We’re taught to put others first; to give, to sacrifice and to be selfless is to be noble.
“If you’re happy, I’m happy”
These are very respectable but potentially detrimental ways of thinking if they aren’t exercised in some moderation.
Selflessness is admirable. For some of us, it’s even part of our nature. We go out of our way to look out for others, to protect their best interest and to ensure their happiness. But the question is “at what cost?” and often, the answer is at the cost of our own wellbeing. We allow ourselves to be worn down for the sake of pleasing others, even when this isn’t the right thing to do. For many of us, we’re unfamiliar with putting ourselves before others. We are afraid to be selfish. What I’m becoming more aware of is that there is a need to rebrand “selfishness” so that we can look at it with a more positive perspective.
The reason why I’m writing about this is because this is a pattern of behaviour that I’ve personally shown time and time again. The mistake I regularly make is that I fail to realise when it’s time to say “no” and as a consequence, I burn myself out mentally and sometimes even physically. This behavioural trait of mine has been commonly highlighted as a risk to my mental health and there have been times where it’s contributed to my anxiety and depression quite significantly.
I don’t want you to make the same mistakes that I’ve made.
So, here are five practical steps to become more selfish:
It’s not easy to embrace selfishness – it can feel unnatural. At the start especially, when you being to be selfish, it might feel wrong to you; you may start to feel guilty for not always being there for others. What you must recognise is that you deserve the best version of yourself and the people you want to be there for deserve the best version of yourself too. How can you expect to give someone 100% if you feel worn down physically, mentally or emotionally? How can you give your best effort to your career, to your health and to your relationships if you’re not even able to give your best effort to yourself?
It’s often said that you can’t pour from an empty cup – to help others you must help yourself. Realise that taking care of yourself first will benefit your personal happiness, productivity, mental and physical health, relationships and so on. You owe it to yourself to exercise self-care, so accept selfishness as a constructive tool to a better and healthier version of you.
Consider what you enjoy doing – what makes you happy? Think about what adds value to your life; whether it’s an activity that benefits your progression, your health or your happiness, it’s important to prioritise these activities within your lifestyle. Progress, productivity and a sense of accomplishment all help to generate a feeling of happiness in your life. When we are meeting our own expectations of ourselves, we feel satisfied and content.
So do more of what makes you happy and do more of what keeps you healthy.
Now this point is especially important, perhaps even more so than “doing more”. I say this because a lot of us have been taught that doing more, even the things we don’t want to do, is respected and worth merit. When your manager asks you to take on an extra task at work, even when you know you’re at full capacity, you feel obliged to say yes. Why? Because we’ve been taught that overworking ourselves and overloading ourselves is the fastest road to success.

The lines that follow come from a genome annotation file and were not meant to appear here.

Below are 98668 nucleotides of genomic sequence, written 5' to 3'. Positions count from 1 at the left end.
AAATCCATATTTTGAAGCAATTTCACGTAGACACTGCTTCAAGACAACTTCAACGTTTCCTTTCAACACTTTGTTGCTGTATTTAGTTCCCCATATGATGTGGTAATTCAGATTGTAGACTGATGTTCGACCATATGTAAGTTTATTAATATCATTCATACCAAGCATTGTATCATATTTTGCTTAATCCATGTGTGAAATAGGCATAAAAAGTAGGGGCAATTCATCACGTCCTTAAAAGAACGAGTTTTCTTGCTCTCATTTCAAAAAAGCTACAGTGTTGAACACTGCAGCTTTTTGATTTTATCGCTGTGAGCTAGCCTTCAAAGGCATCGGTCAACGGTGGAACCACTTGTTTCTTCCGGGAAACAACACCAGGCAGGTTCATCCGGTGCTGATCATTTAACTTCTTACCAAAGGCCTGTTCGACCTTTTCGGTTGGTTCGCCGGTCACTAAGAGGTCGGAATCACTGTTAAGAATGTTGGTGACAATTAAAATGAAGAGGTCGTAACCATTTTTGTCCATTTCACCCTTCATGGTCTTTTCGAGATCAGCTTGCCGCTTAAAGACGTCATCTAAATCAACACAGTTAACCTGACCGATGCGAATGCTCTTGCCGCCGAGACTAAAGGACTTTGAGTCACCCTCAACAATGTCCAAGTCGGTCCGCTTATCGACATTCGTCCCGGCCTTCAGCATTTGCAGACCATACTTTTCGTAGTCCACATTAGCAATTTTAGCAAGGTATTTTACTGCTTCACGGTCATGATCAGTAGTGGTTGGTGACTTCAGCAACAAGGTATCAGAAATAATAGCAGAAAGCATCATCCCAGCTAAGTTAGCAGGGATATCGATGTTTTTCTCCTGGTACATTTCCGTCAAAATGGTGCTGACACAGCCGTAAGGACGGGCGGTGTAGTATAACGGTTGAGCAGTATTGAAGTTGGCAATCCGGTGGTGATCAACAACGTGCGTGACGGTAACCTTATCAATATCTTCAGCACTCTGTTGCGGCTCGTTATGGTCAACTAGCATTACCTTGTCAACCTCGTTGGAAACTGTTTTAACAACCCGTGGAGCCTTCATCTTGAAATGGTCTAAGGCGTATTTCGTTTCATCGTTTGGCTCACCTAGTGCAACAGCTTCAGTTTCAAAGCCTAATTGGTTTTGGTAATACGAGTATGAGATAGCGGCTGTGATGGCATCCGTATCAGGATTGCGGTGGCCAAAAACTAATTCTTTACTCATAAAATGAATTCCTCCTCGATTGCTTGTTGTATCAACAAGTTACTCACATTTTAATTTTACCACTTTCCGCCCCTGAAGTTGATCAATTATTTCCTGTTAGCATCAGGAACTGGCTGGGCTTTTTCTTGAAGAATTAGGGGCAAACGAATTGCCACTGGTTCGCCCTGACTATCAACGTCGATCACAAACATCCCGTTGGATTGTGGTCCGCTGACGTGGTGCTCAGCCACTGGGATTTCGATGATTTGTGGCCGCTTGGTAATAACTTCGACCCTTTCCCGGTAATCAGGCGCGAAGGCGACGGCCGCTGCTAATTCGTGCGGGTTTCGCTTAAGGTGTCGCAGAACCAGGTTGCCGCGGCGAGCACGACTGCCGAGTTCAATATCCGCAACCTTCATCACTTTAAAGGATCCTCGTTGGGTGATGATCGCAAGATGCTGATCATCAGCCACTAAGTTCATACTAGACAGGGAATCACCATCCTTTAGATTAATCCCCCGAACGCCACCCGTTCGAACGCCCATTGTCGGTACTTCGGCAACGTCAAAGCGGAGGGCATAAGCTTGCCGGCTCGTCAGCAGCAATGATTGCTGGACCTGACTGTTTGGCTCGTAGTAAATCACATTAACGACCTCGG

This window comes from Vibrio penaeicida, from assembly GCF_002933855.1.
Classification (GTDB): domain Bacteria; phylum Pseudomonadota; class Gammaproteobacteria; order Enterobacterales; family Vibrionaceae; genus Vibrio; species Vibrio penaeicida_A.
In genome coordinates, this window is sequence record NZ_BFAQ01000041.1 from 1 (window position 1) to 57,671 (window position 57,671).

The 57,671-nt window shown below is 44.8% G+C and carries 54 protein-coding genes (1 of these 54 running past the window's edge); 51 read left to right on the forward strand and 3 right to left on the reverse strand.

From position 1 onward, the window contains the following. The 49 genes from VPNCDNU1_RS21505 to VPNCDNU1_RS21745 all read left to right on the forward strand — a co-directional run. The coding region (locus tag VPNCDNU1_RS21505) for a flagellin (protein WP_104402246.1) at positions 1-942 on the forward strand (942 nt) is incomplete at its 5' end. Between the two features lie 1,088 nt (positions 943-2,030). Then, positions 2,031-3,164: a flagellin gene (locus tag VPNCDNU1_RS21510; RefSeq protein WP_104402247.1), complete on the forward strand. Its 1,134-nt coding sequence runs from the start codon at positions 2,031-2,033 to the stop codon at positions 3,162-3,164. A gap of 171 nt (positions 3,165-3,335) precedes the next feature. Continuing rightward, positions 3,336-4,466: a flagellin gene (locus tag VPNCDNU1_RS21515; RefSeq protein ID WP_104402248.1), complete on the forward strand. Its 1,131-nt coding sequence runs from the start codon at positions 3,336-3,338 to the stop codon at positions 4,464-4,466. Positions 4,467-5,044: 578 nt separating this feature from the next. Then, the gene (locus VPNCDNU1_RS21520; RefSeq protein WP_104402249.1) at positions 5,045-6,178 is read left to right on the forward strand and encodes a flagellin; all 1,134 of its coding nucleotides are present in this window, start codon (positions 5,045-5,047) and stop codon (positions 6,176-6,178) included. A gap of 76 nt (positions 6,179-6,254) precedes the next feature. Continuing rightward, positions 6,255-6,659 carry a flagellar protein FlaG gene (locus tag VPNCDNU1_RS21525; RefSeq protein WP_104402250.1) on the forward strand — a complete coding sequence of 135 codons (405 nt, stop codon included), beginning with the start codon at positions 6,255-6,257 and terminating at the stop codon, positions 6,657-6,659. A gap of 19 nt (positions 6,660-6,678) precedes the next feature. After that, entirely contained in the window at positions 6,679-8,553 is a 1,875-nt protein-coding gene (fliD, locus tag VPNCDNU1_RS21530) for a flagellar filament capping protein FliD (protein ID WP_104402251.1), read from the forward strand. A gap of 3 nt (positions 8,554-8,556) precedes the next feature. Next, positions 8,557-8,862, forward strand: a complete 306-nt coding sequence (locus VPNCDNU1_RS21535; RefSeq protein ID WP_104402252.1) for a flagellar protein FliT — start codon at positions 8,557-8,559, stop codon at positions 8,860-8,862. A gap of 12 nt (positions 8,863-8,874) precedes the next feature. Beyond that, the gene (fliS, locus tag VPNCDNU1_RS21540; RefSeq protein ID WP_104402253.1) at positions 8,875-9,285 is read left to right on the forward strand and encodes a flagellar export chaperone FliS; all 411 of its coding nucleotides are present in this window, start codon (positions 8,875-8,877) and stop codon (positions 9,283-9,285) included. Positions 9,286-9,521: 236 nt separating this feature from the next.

Don’t be mistaken, however, hard work is essential to your success. The fact is that sometimes we’ve got to do the things that we don’t want to do; that’s just life. But what’s important is knowing when to say no. When it’s appropriate to decline an unwanted request, do it. You’ve got to be aware of your own boundaries and draw the line. Where you can, cut out the things which have no benefit to you at all. You’ll be amazed at how much this can influence your daily happiness and the way in which it can free up your time for other things.
Planning ahead and organising your time can be helpful tools in being more able to reschedule your life around self-care. Using planners or diaries are just some of the many ways you can organise yourself more effectively – find what suits you best.
I’m sure you’ve been there before… You’ve wanted to have that hour to yourself, undisturbed, where you would’ve been able to go to the gym, had a read of that book that’s collecting dust on your shelf or catch up on that growing to-do list, but you just couldn’t get to it. You were just too busy.
It’s important to have a non-negotiable attitude to the things that matter to you most. Whether it’s that uninterrupted time in the day to exercise or that hour to yourself before bed, make sure that you don’t compromise on it. As soon as you compromise on it too often, you’ll make it a habit.
You care about the people around you – you don’t want to push them away by saying no when they ask for your help. They need you. Communicating what you’re doing and why you’re doing it can really go a long way. If they understand why you’re being selfish and why you’re prioritising yourself, they’re far more likely to be patient with your new way of doing things. Don’t keep them out of the loop – remind them of your intentions and still be there for them when it’s appropriate. Eventually they will adjust.
Remember that empathy and communication are two critical factors in all of your relationships.
With that being said, I understand that the steps above are difficult, even if they are practical. I’m still trying to learn to be more selfish, but I accept that this will take time and a lot of practice. So I’m going to stick with it and I hope that you do too – we deserve it.
“Self-compassion is simply giving the same kindness to ourselves that we would give to others.” – Christopher Germer
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